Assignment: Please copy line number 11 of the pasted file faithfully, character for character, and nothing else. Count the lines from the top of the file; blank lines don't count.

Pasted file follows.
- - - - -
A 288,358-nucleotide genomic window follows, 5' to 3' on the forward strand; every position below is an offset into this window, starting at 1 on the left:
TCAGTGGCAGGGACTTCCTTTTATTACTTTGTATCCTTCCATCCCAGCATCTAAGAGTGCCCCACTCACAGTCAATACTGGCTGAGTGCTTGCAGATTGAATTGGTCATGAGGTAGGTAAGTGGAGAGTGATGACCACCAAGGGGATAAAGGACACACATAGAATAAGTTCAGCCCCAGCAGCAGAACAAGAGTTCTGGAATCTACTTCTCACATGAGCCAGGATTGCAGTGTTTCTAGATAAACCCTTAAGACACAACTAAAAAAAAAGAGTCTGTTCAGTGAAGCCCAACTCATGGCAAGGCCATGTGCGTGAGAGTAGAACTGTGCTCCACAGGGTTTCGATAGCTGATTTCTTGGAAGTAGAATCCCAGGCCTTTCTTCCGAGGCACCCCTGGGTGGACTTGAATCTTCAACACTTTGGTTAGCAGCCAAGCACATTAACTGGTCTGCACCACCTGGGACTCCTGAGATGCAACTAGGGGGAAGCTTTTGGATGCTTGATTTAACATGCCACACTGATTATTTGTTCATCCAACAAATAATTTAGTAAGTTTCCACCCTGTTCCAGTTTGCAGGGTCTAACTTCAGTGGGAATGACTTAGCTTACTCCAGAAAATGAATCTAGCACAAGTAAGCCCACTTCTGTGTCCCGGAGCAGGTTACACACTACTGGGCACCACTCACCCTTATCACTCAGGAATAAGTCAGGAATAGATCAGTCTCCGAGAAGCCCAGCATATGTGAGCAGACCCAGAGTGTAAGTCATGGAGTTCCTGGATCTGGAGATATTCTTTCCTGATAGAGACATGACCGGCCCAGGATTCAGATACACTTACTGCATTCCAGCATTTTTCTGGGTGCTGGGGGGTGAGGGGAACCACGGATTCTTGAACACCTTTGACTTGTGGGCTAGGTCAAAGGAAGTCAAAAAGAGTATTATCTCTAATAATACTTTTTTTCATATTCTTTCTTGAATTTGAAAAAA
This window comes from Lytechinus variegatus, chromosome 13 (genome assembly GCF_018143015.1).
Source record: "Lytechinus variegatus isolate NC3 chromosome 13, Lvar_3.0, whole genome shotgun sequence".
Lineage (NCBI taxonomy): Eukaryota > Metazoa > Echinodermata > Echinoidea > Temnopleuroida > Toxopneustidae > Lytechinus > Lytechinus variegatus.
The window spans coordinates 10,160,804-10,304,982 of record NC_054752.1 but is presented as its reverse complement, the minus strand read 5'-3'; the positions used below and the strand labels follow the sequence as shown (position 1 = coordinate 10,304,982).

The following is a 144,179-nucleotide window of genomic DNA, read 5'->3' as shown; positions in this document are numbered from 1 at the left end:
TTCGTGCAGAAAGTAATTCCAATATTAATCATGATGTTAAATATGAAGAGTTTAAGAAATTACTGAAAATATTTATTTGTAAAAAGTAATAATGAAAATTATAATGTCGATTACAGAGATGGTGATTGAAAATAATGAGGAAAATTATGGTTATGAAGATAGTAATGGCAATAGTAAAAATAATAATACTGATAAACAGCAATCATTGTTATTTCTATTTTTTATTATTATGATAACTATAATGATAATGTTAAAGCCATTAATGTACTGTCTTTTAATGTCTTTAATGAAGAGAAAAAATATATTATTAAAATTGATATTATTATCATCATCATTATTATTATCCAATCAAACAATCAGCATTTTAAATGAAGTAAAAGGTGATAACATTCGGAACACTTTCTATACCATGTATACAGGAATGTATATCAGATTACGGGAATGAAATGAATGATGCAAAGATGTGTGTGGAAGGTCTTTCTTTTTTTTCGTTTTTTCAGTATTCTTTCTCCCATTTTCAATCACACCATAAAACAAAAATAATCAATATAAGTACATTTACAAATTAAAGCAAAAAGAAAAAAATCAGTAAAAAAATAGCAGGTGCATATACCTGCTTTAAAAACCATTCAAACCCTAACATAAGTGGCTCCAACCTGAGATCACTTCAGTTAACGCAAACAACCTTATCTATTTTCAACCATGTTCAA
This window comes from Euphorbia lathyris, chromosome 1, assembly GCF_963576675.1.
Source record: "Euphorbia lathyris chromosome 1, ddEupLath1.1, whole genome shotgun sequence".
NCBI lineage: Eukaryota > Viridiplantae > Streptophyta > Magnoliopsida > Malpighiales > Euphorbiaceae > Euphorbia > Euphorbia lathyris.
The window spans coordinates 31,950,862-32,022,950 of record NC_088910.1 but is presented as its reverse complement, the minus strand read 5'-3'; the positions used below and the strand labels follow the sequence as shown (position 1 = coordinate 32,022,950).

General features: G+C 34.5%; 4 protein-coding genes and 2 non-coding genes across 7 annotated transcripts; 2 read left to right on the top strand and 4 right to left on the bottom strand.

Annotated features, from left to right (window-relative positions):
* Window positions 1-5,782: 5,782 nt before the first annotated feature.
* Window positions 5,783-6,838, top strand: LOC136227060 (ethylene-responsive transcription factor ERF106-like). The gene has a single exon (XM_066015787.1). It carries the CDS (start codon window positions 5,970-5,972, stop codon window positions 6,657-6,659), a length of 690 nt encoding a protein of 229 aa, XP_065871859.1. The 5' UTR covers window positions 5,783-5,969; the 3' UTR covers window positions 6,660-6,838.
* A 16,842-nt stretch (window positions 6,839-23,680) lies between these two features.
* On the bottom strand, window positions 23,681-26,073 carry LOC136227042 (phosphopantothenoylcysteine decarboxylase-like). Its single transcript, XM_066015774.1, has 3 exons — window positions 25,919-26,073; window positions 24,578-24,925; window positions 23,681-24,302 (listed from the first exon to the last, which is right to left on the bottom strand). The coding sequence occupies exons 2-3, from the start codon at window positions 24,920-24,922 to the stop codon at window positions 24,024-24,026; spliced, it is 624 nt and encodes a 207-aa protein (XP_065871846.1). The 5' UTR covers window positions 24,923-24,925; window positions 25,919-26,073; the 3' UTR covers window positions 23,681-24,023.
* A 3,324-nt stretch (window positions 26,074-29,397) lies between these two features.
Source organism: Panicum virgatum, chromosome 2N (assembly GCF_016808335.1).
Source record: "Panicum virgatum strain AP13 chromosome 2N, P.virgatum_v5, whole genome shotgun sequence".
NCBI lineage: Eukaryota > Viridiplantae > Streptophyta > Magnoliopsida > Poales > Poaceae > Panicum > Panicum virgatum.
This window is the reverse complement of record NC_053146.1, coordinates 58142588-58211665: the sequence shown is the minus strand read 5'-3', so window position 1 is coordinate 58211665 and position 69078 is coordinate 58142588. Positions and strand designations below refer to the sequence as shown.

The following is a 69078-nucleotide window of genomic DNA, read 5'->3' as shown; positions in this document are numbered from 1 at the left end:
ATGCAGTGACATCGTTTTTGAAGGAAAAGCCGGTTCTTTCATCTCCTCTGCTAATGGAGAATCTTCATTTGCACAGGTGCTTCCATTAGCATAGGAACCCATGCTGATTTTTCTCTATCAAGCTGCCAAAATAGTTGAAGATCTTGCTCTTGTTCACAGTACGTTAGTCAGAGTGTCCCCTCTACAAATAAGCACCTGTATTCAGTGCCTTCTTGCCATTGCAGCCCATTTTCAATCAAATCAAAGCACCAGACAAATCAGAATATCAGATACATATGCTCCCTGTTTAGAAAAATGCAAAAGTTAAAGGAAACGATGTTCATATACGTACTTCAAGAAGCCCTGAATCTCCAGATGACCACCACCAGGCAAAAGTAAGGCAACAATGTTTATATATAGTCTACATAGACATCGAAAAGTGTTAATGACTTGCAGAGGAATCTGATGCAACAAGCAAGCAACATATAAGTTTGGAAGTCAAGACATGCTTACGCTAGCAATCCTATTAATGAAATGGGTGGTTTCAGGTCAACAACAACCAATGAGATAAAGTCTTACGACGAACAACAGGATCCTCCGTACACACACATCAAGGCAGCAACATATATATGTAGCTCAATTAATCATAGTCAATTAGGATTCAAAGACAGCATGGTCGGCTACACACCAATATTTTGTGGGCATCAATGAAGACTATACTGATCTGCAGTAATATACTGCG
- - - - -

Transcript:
NCBI lineage: Eukaryota > Viridiplantae > Streptophyta > Magnoliopsida > Malpighiales > Euphorbiaceae > Euphorbia > Euphorbia lathyris.